BEIJING - China lashed out at Britain on Thursday for sending a warship close to disputed islands in the South China Sea, where Beijing has built military installations despite competing claims from other nations.
The U.S. and its allies have in recent times sent planes and warships to the area for “freedom of navigation” operations intended as a signal to Beijing of their right — claimed under international law — to pass through the contested waters.
China’s foreign ministry said HMS Albion, an amphibious assault ship, entered the area on Aug. 31, sailing close to the Paracel Island chain, known as Xisha in Chinese.
The vessel “entered the territorial waters of China’s Xisha Islands without the permission of the Chinese government,” a foreign ministry spokesperson said in a statement to AFP.
“The Chinese Navy verified and identified the warship according to law and warned it to leave.”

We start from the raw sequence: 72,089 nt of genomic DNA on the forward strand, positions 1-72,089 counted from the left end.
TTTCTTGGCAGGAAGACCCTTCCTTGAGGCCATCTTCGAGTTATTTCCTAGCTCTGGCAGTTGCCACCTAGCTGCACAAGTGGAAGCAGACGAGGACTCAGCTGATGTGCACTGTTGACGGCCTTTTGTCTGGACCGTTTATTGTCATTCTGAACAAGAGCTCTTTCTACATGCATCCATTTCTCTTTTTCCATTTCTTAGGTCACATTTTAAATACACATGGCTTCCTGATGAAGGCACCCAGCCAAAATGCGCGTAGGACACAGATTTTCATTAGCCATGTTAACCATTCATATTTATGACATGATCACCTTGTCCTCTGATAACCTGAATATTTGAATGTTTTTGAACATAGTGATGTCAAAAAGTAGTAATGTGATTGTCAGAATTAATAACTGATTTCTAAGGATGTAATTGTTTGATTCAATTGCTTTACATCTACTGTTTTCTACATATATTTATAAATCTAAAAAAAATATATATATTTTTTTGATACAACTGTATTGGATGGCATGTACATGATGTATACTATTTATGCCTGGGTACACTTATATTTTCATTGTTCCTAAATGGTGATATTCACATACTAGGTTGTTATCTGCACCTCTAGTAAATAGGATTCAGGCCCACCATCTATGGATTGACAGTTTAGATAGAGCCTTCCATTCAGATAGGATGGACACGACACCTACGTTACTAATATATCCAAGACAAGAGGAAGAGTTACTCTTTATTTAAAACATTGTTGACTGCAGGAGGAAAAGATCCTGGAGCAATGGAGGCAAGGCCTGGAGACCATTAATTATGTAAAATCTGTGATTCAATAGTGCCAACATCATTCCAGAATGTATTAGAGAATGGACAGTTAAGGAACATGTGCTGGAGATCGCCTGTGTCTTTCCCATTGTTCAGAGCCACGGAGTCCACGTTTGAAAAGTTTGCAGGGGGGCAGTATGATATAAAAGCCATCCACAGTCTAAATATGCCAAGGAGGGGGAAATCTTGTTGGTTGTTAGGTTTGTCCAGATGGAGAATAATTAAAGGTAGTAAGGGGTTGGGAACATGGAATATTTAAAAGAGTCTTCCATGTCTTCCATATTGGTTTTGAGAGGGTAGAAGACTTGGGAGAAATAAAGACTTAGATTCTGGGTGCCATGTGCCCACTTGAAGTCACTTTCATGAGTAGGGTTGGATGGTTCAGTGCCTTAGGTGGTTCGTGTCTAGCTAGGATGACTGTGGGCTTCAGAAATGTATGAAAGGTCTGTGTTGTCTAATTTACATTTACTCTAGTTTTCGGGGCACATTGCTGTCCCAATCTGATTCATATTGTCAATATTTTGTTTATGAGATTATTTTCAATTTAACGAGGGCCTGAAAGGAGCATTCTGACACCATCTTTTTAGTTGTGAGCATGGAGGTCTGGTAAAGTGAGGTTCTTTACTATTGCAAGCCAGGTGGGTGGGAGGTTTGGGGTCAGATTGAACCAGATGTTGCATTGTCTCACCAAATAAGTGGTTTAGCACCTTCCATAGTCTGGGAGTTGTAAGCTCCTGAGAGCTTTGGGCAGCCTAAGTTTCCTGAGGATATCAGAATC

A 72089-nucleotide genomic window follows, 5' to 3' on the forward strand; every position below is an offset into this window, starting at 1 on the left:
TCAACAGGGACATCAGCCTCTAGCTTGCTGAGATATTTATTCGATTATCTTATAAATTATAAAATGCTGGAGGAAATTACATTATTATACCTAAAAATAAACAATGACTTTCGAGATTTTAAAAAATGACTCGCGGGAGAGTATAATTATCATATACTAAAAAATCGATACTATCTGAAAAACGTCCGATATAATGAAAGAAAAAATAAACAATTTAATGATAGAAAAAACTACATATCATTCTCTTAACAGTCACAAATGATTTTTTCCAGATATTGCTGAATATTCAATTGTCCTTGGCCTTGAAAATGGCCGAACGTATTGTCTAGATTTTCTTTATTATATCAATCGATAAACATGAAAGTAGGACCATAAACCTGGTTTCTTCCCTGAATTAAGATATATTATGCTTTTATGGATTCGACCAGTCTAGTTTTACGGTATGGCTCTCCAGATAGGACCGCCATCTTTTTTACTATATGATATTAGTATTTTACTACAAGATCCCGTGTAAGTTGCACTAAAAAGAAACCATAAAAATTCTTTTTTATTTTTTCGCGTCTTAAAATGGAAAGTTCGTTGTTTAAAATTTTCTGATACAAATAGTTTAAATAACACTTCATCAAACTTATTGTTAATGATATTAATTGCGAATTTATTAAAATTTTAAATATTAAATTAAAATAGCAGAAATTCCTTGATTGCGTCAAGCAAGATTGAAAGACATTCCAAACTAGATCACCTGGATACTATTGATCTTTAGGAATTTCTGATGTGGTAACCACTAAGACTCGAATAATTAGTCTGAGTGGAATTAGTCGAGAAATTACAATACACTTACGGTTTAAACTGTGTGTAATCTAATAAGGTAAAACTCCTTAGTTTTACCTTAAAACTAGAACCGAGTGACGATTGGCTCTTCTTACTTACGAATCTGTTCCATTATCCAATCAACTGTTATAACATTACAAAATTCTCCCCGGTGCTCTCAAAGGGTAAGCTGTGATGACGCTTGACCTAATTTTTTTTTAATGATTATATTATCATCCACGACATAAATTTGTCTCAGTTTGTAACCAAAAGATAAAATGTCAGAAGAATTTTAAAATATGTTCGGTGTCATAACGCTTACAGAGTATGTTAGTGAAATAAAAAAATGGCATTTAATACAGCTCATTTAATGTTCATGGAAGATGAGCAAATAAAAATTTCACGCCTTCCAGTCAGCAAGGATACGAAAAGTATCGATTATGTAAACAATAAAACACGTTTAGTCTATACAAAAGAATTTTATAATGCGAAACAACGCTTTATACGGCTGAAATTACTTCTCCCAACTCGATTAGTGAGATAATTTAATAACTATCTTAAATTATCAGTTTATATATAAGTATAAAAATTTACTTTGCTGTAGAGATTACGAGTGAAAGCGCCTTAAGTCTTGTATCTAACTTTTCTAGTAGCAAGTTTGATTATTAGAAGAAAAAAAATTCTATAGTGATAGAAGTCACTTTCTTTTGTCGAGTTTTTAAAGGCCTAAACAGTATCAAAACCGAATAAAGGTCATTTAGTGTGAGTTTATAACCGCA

The foreign ministry has lodged a protest “expressing strong dissatisfaction,” the statement continued.
“China strongly urges Britain to stop such provocations immediately so as not to damage the overall situation of bilateral relations and regional peace and stability.”
However, London insisted the warship was operating according to international law.
A spokesman for Prime Minister Theresa May said: “HMS Albion exercised the right to freedom of navigation in full compliance with international law and norms.”
He added the U.K. had a “strong relationship with China.
Beijing has deployed a range of military hardware including anti-ship missiles, surface-to-air missiles and electronic jammers across the South China Sea, where it has built islets and other maritime features into hardened military facilities, according to U.S. officials.
In May, China landed heavy bombers on Woody Island in the Paracels, a show of military might intended to boost its territorial claims in the area.
Woody Island is home to China’s largest base in the island chain, which are also claimed by Vietnam and Taiwan.
Beijing claims most of the resource-rich sea, through which $5 trillion in shipping trade passes annually, with competing claims from Brunei, Malaysia, the Philippines, Taiwan and Vietnam.